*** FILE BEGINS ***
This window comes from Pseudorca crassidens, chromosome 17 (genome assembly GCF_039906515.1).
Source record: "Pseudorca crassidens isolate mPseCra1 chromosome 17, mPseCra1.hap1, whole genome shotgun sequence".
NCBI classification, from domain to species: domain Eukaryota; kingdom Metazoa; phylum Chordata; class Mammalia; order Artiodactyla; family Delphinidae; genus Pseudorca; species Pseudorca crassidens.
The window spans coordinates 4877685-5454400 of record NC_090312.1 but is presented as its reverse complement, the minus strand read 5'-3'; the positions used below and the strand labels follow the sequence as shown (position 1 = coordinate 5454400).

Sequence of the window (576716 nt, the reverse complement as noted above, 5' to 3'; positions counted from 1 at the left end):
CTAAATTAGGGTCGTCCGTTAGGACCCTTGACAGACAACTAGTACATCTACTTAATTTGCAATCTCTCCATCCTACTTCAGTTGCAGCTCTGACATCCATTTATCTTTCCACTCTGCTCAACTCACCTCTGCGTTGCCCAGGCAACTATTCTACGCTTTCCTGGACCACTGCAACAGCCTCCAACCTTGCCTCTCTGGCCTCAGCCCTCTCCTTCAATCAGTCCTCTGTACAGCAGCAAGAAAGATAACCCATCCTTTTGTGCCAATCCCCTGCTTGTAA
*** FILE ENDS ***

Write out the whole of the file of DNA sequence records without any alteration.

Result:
This window comes from Pseudorca crassidens, chromosome 17 (genome assembly GCF_039906515.1).
Source record: "Pseudorca crassidens isolate mPseCra1 chromosome 17, mPseCra1.hap1, whole genome shotgun sequence".
NCBI classification, from domain to species: domain Eukaryota; kingdom Metazoa; phylum Chordata; class Mammalia; order Artiodactyla; family Delphinidae; genus Pseudorca; species Pseudorca crassidens.
The window spans coordinates 4877685-5454400 of record NC_090312.1 but is presented as its reverse complement, the minus strand read 5'-3'; the positions used below and the strand labels follow the sequence as shown (position 1 = coordinate 5454400).

Sequence of the window (576716 nt, the reverse complement as noted above, 5' to 3'; positions counted from 1 at the left end):
CTAAATTAGGGTCGTCCGTTAGGACCCTTGACAGACAACTAGTACATCTACTTAATTTGCAATCTCTCCATCCTACTTCAGTTGCAGCTCTGACATCCATTTATCTTTCCACTCTGCTCAACTCACCTCTGCGTTGCCCAGGCAACTATTCTACGCTTTCCTGGACCACTGCAACAGCCTCCAACCTTGCCTCTCTGGCCTCAGCCCTCTCCTTCAATCAGTCCTCTGTACAGCAGCAAGAAAGATAACCCATCCTTTTGTGCCAATCCCCTGCTTGTAA